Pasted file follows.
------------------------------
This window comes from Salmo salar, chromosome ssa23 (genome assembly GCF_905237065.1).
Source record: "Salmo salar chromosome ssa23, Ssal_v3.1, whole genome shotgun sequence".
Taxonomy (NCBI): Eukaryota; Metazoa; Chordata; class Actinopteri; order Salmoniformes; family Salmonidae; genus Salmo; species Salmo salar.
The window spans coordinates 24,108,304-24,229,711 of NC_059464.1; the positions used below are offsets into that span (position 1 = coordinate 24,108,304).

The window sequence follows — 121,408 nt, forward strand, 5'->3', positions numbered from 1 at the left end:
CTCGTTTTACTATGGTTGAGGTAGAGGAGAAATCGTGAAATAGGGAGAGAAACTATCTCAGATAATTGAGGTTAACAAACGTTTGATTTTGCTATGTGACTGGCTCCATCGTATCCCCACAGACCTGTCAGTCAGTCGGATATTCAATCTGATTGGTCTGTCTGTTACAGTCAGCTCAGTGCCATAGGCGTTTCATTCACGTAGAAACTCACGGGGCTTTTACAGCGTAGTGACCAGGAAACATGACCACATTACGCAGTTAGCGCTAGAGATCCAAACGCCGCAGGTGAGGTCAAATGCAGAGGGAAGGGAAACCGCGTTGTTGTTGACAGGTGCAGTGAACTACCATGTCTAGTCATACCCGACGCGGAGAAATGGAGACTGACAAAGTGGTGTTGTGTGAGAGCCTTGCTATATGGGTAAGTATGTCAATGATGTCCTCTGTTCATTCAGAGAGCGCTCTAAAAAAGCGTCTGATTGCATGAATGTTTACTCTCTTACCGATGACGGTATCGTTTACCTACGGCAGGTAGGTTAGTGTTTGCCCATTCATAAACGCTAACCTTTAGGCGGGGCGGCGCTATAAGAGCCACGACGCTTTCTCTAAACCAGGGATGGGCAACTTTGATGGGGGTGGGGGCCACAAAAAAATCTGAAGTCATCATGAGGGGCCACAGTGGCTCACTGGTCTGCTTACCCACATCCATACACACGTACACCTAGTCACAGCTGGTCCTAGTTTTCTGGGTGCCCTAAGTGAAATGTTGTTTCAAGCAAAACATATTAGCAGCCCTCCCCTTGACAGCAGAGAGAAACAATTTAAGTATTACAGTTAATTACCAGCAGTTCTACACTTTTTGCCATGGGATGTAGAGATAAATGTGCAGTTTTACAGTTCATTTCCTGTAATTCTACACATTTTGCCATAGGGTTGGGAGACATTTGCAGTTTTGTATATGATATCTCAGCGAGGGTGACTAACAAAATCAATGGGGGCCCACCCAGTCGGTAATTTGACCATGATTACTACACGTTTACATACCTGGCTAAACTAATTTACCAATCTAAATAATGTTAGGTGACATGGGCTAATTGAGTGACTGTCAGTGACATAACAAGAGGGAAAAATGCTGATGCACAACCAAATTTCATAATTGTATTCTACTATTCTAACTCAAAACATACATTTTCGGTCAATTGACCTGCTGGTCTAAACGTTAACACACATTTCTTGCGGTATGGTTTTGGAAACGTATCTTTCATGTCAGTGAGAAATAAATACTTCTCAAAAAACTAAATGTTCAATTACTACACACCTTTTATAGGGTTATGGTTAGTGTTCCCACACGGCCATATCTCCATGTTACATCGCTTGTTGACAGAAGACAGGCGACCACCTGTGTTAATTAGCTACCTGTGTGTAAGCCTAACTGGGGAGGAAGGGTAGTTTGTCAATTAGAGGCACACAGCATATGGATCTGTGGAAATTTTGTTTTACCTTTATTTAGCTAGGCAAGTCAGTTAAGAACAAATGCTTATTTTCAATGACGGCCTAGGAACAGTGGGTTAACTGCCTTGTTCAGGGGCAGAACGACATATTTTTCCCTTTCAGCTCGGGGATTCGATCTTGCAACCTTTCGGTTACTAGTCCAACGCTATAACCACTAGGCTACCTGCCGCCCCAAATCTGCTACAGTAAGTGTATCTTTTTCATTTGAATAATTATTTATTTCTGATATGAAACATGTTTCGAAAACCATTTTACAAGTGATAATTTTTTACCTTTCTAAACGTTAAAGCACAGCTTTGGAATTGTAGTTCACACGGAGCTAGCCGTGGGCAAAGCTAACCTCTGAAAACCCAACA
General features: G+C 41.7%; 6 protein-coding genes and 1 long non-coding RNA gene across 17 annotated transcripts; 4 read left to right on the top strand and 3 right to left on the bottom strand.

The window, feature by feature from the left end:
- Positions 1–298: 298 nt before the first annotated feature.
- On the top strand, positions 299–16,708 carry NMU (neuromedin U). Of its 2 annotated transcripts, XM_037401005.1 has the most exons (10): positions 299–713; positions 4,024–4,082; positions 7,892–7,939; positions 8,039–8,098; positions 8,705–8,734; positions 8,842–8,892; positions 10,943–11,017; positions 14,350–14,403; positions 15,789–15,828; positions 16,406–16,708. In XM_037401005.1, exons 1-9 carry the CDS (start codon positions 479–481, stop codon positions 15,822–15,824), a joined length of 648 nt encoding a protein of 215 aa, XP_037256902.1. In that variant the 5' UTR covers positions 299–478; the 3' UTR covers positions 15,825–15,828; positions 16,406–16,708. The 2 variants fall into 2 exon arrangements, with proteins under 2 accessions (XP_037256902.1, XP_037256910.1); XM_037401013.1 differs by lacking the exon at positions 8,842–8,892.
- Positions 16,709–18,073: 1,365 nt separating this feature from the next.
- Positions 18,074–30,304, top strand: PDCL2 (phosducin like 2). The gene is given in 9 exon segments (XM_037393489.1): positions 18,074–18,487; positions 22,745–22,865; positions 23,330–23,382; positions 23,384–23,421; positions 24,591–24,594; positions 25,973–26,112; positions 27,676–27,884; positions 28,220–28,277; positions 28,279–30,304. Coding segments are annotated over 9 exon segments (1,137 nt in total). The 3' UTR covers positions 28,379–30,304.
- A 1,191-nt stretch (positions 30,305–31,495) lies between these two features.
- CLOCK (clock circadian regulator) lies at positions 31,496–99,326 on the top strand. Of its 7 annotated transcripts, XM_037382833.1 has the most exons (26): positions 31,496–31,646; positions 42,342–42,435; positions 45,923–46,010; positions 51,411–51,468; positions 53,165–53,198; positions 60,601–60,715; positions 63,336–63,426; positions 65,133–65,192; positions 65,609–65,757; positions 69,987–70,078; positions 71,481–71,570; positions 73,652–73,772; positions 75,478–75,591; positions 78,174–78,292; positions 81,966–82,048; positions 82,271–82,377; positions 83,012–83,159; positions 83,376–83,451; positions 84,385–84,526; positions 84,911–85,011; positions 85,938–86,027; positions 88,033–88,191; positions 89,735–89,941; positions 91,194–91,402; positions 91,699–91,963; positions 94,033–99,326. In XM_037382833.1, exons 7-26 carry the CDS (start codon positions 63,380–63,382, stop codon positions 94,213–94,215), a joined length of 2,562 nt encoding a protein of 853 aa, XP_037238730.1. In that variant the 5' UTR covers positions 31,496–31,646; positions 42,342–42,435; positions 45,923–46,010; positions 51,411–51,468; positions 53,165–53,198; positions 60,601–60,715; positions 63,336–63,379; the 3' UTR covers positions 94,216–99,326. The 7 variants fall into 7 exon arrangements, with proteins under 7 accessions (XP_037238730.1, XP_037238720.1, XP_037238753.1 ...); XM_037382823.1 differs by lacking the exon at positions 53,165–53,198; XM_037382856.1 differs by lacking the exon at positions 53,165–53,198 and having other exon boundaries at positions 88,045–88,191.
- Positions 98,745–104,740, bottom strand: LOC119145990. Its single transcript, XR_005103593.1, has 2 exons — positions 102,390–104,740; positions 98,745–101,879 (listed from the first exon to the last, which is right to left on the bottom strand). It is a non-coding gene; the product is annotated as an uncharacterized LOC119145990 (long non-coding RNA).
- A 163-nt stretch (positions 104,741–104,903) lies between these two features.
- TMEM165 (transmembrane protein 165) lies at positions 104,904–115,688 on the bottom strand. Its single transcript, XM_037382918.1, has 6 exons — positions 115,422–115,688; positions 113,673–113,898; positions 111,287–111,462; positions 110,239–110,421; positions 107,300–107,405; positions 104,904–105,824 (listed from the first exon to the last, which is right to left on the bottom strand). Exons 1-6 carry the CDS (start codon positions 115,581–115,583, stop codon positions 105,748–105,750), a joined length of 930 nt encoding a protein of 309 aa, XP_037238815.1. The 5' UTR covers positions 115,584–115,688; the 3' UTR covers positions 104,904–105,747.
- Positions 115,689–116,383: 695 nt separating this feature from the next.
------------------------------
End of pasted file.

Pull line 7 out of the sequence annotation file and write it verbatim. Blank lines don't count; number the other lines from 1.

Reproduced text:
General features: G+C 41.7%; 6 protein-coding genes and 1 long non-coding RNA gene across 17 annotated transcripts; 4 read left to right on the top strand and 3 right to left on the bottom strand.